There are potential countermeasures the club could lean on, however. City should aim to convince the players to stick around and maximize their playing time as a way to hasten and further their development. The promise of consistent minutes and the cautionary tale of Riyad Mahrez should be primary pitches to any Foxes thinking of moving on.

Newcastle United v Manchester City - Premier League
Riyad Mahrez struggling to find game time at Manchester City.
Photo by Michael Regan/Getty Images

Another selling point should be the imminent expansions in infrastructure. There have long been rumors of a stadium expansion in the works at the King Power, but even more exciting are the plans for the new “world-class” training ground. Such a feature should be enticing to players looking for the best place to further their careers.

As things currently stand, the Foxes sit 12th in the Premier League with no trophies left to play for. This doesn’t bode well for the prospects of keeping those who may already have one eye on the exit door (looking at you, Harry Maguire), but European competition isn’t completely out of reach. Depending on the results of the FA Cup, seventh place could be good enough for a Europa League spot.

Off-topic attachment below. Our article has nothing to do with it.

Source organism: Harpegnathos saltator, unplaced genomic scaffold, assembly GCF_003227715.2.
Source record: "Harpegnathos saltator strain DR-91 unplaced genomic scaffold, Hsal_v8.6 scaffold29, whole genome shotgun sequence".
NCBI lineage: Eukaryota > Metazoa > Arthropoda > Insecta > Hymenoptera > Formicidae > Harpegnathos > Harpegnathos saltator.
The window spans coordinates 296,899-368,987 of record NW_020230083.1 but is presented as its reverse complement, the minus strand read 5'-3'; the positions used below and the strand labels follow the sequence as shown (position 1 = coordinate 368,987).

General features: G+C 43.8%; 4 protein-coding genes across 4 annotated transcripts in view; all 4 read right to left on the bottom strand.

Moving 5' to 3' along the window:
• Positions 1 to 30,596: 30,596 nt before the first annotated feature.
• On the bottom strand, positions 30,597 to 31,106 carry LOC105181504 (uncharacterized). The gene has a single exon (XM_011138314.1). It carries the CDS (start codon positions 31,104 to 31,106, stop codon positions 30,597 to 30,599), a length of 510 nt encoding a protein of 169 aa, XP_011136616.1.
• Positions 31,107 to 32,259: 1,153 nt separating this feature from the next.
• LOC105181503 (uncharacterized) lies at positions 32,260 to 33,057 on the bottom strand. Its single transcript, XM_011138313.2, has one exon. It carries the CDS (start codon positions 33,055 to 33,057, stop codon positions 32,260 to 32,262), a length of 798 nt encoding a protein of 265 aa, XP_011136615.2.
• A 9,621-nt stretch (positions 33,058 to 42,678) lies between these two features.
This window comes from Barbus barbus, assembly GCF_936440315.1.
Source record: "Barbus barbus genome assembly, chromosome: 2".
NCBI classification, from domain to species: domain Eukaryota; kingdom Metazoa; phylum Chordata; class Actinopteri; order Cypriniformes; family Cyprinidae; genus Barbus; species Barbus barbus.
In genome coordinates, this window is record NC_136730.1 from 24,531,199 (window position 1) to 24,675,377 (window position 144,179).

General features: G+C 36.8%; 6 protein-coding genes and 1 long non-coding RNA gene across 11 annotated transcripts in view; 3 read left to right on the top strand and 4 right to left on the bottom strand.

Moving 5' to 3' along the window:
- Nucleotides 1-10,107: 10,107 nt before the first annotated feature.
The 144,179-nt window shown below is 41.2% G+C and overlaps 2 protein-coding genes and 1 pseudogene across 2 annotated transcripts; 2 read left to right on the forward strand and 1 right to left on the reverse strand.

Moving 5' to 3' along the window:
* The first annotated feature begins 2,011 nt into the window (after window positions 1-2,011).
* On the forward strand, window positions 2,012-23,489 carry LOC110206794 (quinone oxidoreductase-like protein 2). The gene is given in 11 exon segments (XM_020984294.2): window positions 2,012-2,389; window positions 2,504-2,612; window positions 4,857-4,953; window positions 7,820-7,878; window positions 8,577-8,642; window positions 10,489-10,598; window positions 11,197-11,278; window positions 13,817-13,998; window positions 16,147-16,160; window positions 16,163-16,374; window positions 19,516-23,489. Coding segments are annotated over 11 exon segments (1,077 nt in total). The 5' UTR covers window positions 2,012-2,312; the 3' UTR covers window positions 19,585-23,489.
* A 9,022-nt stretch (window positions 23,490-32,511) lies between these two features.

The Wolverhampton Wanderers currently sit in that spot with 39 points, seven ahead of the Foxes, but the upcoming run of fixtures for both squads differ heavily. City doesn’t face a top-six side until April 27th against Arsenal, while Wolves could have three such games from now until April 6th, as well as an FA Cup tie with Manchester United.

This could provide a massive opportunity for Leicester City. The prospects of Europa League qualification could be a substantial boon in the fight to keep hold of the brightest talents. Not only would European competition be appealing as a tangible endeavor, but as a symbolic marker of the club’s progression.

Leicester City’s youth movement could prove to be what ushers in a new era of success, but they are likely facing a race against the clock. With every passing season the shine of the Premier League title dims a little bit and the team is forced to look forward before its effects completely wear off. The next few years could be paramount to the future of the club as they must find success before the advantages of their previous triumph and current youth movement fade. The clock is ticking.